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Quick Hits: Reviews of Knight & Squire #4 and more… | Nothings | Nerdy Nothings

Quick Hits: Reviews of Knight & Squire #4 and more…

Knight & Squire #4

Knight and Squire #4: Paul Cornell and Jimmy Broxton have delivered the best issue of this series yet. Cyril works on improving the artificial intelligence in his Knight armor while Beryl goes on a date with a possible supervillain. Things go awry when the Knight’s suit comes to life and judges Cyril to be an evil duplicate. This issue features a perfect blend of action and humor with just a hint of emotional gravity. It also introduces us to Hank Hackenbacker, Cyril’s American butler. Oh, and that cover from Yanick Paquette is gorgeous.  A
Review by Rebel Rikki

Amazing Spider-Man #651: Admittedly, I’ve never been a fan of the artwork of Humberto Ramos—he’s always been a dynamic artist, but his stylistic choices have just never been my cup of tea—but a strange thing happened with this issue; I found his artwork totally pitch-perfect. The tone, the pacing, the action all totally suited this final chapter of Dan Slott’s “Big Time” opening salvo. There’s probably a lengthy discourse to be had on the pairings of artists and writers and the duty of editors to find the appropriate talent to fit the tone of certain titles and story arcs, but they don’t call this section Quick Hits for nothing… Anywho! Back to Spidey… Spider-Man—in his fancy new spidey suit—has teamed up with the Black Cat to steal back a precious metal from the Kingpin and his new Hobgoblin henchman. Slott really nailed this first arc as the sole force behind Spider-Man, and he gave us something we rarely see—a well-adjusted, grounded and successful Peter Parker—all without making it feel too jarring or forced. Bring on the next arc Mr. Slott, I can’t wait to see where this goes. A
Review by Spaceman Spiff

Justice League Generation Lost #17: DC’s exciting weekly series continues here in fine and furious fashion. The JLI attempt to fight off the mind-controlled Creature Commandos, Blue Beetle lies helpless at the hands of Max Lord, and Checkmate gets a new master. Everything that Brightest Day botches is made right in Generation Lost, a series which has proved an engrossing action/mystery throughout. I love the way writer Judd Winick has slowly laid out Max’s schemes, giving readers enough each issue to keep them interested without providing so little as to cheat them (again I’m looking at Brightest Day). The art has also proven consistent, despite employing a number of pencillers. Joe Bennett takes a swing at this issue’s art and turns in solid, solid work.  B+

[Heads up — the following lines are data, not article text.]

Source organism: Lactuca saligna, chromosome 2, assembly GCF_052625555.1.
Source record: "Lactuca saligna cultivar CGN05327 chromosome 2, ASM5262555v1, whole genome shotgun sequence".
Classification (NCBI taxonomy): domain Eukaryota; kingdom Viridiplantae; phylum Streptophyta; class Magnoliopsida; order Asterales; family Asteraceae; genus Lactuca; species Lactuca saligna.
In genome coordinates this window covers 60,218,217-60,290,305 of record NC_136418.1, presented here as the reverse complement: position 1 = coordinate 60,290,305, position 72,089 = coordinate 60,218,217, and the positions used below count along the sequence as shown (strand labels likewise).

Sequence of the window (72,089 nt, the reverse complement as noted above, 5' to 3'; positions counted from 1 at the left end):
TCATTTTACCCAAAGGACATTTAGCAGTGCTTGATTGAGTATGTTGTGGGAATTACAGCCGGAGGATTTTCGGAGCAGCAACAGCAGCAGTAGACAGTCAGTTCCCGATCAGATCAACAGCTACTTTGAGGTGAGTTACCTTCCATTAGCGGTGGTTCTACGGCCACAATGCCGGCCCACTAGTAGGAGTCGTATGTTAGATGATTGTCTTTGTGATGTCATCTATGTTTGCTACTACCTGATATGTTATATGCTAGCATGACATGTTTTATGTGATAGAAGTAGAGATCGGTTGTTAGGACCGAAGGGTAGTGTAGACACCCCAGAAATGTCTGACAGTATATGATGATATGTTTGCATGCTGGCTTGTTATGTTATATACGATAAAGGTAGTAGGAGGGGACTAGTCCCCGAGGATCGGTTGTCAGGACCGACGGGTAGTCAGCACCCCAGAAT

Review by Rebel Rikki

Secret Six #29: Sadly this issue comes up to bat with two strikes against it, being that it’s a compulsory read brought on my by foolishly wanting to know how the story from Action Comics #896 wraps up. I’ll say again that these stunt-crossovers (especially with no prior advertising or warning) are totally bogus ways to artificially inflate readership, and under no circumstances should they ever, ever happen. However, Paul Cornell’s run on Action has been wonderful enough to make me want pick this bad boy up, so I guess I’m part of the problem. What did I think? Well, Six writer Gail Simone does a really good job of continuing the tone established by Cornell in both the story and in various characters’ dialog. Artist Marcos Marz provides a poor substitute for Pete Woods, but colorist Jason Wright excellently matches the pallet established in Action. He’s by far the hero of this issue. In the end, I guess this book is okay, and it did deliver what it promised (in that I know what happened), but it certainly doesn’t make me want to follow the Six’s adventures any further.  D+
Review by Rebel Rikki

Unwritten #21: I fear I’m running out of ways to say how good Unwritten is. Mike Carey and Peter Gross continue their “Leviathan” story here as protagonist Tom Taylor finds himself sucked into the world of Moby Dick. Tom and his friends are forced to deal with questions central to this story’s core, such as how a novel can be real and how one can appropriate narratives for one’s own gain, which seems especially relevant to today’s political climate, doesn’t it? Meanwhile Frankenstein’s monster somehow makes his way into Moby, and one of Tom’s friends slowly turns into some kind of vampire after being infected by a crazy man who thinks he’s an evil character from a novel. This book’s blend of exciting storytelling, classical literary allusions and mass media is simply spellbinding, and Unwritten is consistently one of the finest books of any genre on the stands. A
Review by Rebel Rikki

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